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A Fiduciary is a person who assumes responsibility for a position of trust. Often, fiduciaries serve by court appointment as a conservator or trustee, as well as a guardian or personal representative of estates named in an individual's estate planning documents.
Typical responsibilities include:
Prudent management of the trust assets
The trust document controls the role of the trustee and needs to be reviewed with the Trustor/Grantor for a total understanding of intentions. A clear understanding must be attained for general dispositive provisions, powers of appointment, distribution plan instructions, disclaimers, estate taxes, allocation of principal and income, generation-skipping transfers, income tax issues, disqualified persons, asset schedules, and any ambiguities or drafting errors.
It is also the fiduciary's responsibility to identify to the Trustor/Grantor the normal and accepted business practices that can create actual or apparent conflict of interest within the context of fiduciary responsibility.
A trustee reviews the trust assets and determines if any special protection or action is needed such as securing greater liquidity, obtaining insurance or selling risky investments. A professional trustee must know the client and beneficiaries well to determine if there are any special needs or provisions in the Living Trust document. When dealing with many family members who are beneficiaries, the trustee must maintain objectivity and impartiality. These traits must be coupled with understanding, accessibility and expertise. Your trustee is legally obligated to carry out all of the provisions of your trust.
A trustee also manages administrative functions such as determining if the assets are titled in the trust name, if the trust has a tax identification number and checking all insurance policies, leases and contracts. A trustee also reviews all investments to see if there is a need for any court oversight, reviews all bills on a timely and ongoing basis and compiles records for annual tax preparation. Essentially, a trustee does the "legwork" for the client. The duties range from answering questions to making special disbursements to paying new bills, while helping you maintain control of your estate. A trustee acts with impartial compassion towards all parties involved and has a duty to avoid conflicts of interest.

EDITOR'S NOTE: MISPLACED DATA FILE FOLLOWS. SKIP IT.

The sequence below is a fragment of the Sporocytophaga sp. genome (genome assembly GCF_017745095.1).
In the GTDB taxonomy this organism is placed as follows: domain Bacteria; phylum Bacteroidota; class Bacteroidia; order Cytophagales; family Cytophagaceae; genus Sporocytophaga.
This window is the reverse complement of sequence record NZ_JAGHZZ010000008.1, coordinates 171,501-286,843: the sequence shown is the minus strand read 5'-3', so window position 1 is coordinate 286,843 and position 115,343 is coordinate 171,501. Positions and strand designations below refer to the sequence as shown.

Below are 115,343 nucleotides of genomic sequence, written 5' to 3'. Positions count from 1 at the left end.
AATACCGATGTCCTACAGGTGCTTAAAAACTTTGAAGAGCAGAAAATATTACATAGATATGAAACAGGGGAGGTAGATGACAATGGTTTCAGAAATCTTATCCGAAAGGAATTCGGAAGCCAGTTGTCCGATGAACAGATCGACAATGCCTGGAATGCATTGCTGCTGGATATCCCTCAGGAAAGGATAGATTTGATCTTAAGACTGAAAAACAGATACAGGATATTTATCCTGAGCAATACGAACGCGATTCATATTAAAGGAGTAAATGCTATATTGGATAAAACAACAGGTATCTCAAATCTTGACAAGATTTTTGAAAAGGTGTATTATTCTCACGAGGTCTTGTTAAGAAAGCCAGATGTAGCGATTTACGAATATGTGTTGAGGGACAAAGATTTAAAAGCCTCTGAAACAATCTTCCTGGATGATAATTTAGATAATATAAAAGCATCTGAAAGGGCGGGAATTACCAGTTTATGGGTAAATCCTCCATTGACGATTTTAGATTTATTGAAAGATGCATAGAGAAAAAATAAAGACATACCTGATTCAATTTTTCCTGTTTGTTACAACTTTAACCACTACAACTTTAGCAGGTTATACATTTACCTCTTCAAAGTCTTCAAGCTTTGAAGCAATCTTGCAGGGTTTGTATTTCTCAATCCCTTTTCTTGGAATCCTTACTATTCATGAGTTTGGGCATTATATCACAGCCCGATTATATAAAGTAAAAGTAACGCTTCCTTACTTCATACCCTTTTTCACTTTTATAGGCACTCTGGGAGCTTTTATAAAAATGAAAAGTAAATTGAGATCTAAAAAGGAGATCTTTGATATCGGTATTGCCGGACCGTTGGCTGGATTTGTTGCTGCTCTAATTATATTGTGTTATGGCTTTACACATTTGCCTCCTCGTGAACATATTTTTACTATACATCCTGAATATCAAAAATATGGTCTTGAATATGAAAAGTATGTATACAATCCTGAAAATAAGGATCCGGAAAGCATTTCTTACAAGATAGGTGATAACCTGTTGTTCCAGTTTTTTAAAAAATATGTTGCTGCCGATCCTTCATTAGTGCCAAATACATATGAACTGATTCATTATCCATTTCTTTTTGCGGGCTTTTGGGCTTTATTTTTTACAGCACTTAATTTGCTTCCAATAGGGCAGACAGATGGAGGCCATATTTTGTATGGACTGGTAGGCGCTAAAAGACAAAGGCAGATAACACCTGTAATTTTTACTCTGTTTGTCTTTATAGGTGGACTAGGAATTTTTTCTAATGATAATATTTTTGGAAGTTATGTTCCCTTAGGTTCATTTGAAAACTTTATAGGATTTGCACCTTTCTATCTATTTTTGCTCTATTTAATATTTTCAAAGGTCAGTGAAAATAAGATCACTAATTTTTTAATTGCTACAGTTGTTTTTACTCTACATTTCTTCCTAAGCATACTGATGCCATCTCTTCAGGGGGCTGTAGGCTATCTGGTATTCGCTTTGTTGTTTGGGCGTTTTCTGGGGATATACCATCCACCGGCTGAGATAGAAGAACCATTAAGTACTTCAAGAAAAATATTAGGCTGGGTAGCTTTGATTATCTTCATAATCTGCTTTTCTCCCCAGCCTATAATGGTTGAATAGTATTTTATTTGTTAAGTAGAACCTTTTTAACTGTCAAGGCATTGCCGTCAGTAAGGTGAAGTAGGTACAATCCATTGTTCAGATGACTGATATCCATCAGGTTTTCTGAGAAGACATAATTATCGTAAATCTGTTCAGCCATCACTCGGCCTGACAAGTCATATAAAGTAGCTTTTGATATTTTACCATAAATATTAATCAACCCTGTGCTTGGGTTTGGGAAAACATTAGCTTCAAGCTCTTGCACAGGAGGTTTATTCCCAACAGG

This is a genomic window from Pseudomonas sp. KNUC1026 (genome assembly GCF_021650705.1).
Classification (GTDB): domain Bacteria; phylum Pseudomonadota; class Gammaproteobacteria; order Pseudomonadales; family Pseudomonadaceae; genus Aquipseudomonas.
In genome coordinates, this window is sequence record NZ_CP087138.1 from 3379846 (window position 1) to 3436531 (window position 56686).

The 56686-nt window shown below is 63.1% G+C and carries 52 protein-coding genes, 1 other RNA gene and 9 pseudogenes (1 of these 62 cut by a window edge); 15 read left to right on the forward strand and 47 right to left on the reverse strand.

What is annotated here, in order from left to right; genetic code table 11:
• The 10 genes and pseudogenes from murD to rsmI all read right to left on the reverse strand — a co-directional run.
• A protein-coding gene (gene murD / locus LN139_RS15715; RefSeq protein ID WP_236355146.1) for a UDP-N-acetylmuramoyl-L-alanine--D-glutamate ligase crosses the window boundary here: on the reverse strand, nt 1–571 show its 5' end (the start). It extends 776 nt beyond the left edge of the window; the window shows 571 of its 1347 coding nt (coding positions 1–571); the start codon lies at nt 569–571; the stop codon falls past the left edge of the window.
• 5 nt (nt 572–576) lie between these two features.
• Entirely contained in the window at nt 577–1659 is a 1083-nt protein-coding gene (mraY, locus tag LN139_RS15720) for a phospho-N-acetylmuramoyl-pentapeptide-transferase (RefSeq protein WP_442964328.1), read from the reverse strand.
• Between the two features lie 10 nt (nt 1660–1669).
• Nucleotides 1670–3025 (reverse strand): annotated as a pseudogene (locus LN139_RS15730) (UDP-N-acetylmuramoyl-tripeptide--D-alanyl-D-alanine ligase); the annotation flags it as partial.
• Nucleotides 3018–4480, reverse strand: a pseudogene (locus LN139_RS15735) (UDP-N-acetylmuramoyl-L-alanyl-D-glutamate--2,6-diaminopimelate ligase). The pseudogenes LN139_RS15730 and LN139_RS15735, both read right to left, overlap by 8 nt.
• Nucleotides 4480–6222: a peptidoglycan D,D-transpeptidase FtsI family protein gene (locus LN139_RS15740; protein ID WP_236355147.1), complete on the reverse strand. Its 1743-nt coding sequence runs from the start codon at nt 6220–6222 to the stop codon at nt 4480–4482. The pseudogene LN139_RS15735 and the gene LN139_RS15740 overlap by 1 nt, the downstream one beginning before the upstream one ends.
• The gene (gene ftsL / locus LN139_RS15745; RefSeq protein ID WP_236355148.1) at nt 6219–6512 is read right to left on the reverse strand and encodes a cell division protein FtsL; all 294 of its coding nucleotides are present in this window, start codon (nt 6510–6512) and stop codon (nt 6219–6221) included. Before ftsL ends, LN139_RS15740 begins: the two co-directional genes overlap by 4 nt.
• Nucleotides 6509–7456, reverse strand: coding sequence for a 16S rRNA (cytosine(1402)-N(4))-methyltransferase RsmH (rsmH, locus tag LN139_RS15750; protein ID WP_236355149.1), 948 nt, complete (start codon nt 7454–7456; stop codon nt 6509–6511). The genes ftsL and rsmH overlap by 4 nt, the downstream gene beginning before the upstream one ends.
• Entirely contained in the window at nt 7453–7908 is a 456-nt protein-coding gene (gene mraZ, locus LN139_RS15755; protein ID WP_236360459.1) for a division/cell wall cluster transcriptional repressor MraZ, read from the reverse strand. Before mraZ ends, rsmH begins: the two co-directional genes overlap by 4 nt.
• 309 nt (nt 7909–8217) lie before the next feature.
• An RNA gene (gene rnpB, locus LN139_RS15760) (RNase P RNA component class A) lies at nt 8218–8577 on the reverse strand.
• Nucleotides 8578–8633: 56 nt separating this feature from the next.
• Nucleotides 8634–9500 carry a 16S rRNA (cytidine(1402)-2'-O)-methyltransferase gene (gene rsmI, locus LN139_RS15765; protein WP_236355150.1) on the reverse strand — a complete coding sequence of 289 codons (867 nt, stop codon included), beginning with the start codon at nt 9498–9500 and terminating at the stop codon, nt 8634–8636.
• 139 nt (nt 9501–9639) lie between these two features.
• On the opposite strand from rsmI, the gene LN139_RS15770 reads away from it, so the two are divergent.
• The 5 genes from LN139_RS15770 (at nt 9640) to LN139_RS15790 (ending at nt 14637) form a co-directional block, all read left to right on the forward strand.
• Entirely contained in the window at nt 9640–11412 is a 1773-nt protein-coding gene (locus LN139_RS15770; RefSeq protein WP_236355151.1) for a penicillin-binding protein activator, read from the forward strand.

The trustee must be active in the management of the trust, be diligent, skillful and continually maintain the client's need of confidentiality. A trustee also seeks professional advice when needed, is alert to danger signals, supervises persons involved with the trust and trustor and does not delegate authority.
Investment duties are part of the trustee responsibilities such as investing assets or securing a responsible person to provide investment advice. The trust document needs to be reviewed carefully to ascertain the goals, objectives and the needs of beneficiaries. The trustee must maintain supervision of any real estate or business interests in the trust and oversee management and finances of any asset. He or she must also maintain appropriate insurance coverage on trust assets at all times. Trustees also set up a trust checking account.
An Executor is a personal representative designated in your will to carry out your instructions after your death. Your executor will need to be approved by the probate court judge so that the executor can carry out his or her duties. Your executor is also a fiduciary and as such is held to a strict legal standard. Trustee and executor responsibilities are very similar in that they require knowledge of several disciplines such as tax planning, investment management, property management and an appreciation of asset values.
Practical duties include the collection, custody and distribution of probate and non-probate assets. They settle all debts and expenses and determine the approximate amount to pay for estate taxes, probate fees and administration costs.